Welcome and congratulations on your first track with EGM Records. How did it all come about?
Ben: My manager got an SAE student to mix my previous version of ‘Love Sick’ who then passed it onto Freddy at EGM Radio. Freddy got in touch during summer last year and here we are now…
And you Plumm?
Plumm: Well Freddy at EGM heard me singing and really liked my voice. After a bit of detective work he tracked me down and the rest they say is history.
That’s cool. Love Sick is an incredible track.
Plumm: Thank you. It’s been a journey to see it progress and change from being more pop based to now showing a lot more electric funk and disco. We started recording bits of it at Ben’s house and I’ve lost track of how many layers there are to it!
Ben: Yeah there had actually been about 20 different versions of the single before I even got involved with EGM.
Tell me more…
Ben: Let’s just say that ‘Love Sick’ has been an extremely challenging song to create. From the recording and arranging, to the mixing it’s 100-200 individual layers. I give a lot of credit to Ludovic Morin for his efforts during the mixing process; it’s not easy to have that many important elements in a track that all need their time to shine at some point during the song, whilst keeping it uncluttered. As well as Ludo, Michael Bedder – who played a big part in arranging the song and recording the live instruments, was also an amazing talent to have on board.
So when you’re writing, what’s your process?
Ben: I used to start writing my songs on guitar, but now I tend to start on instruments that I don’t really know how to play, such as the piano. As I usually find that when I make mistakes, I stumble across ideas that I would never have thought of. Then I layer my idea up on the computer and hum a vocal melody over the top, lyrics usually come last.
Plumm: I actually start with the drums.
Wow I wasn’t expecting that!
Plumm: I know! I think it’s because I associate drums so closely to the entire feel of the song that I work to set that rhythm first before adding in notes and a melody. With just the beats I can get a feel and a structure.
Ben: I’ve found that if I have the lyrics down first it’s really limiting. You end up trying to fit the syllables into a bar of music . Whenever I’ve started with the music first the results have always been stronger, I’ve had a lot of people disagree with that concept but for whatever reason it works for me.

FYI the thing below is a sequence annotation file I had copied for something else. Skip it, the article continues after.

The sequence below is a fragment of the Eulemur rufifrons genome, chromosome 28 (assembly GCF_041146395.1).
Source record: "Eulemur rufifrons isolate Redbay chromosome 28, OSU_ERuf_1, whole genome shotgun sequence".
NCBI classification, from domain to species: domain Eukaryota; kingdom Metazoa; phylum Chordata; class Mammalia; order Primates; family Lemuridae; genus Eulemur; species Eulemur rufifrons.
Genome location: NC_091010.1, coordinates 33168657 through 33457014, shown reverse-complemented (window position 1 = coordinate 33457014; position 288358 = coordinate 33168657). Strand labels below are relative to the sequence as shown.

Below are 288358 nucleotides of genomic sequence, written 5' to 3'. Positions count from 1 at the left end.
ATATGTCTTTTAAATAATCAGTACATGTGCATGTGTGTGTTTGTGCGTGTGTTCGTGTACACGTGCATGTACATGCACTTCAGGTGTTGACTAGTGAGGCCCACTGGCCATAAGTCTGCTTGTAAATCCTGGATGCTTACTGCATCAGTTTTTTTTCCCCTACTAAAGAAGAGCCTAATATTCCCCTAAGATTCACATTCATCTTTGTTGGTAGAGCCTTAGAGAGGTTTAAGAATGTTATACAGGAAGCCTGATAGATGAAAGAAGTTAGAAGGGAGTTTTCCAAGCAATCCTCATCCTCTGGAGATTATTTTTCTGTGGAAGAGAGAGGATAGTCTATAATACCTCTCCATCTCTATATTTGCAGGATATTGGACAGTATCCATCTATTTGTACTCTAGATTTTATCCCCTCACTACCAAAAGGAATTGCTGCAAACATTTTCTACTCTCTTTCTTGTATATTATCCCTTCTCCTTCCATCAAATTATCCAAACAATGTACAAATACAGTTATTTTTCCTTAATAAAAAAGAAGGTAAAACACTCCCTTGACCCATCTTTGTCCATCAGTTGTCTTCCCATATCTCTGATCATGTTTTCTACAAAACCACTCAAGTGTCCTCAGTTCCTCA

What got you both hooked on music to begin with?
Ben: Ok so it’s a weird start into music but I’m going to be honest…
Ok I’m intrigued…
Ben: At the end of the SpongeBob movie he plays a guitar solo and for strange reason it inspired me to pick one up again. So at ten I started teaching myself and haven’t looked back since.
Plumm: Mines definitely not that interesting. I feel like I could sing probably before I could talk. I can’t ever recall not being able to sing or not wanting to. I don’t come from a particularly musical family, my Grandfather sang in a choir which I suppose inspired my classical singing lessons but I developed my love of music in school. I had an amazing teacher who opened my eyes to the world of jazz and really encouraged me to learn and perform.
And what’s next?
Ben: To keep writing, producing and performing music – I want to be able to do this for a living without having to get another job just to sustain me. Music wise I want to strike a balance between the dance music that you can listen to when you go out, but also chill out at home to it and appreciate the musical side of it.
Plumm: Well I’m continuing with, and loving my studies at SOAS in ethnomusicology. Honestly, I believe that the majority of people don't know how much they can enjoy music from all over the world, from Afro Cuban to Indian Classical, you'd be surprised what an instant connection people can have from music they are a lot more alien to.
Incredible - best of luck to you Plumm and Ben. We look forward to hearing your tracks as they’re released on iTunes.
Study audio and be an active part of SAE's joint record label with EGM.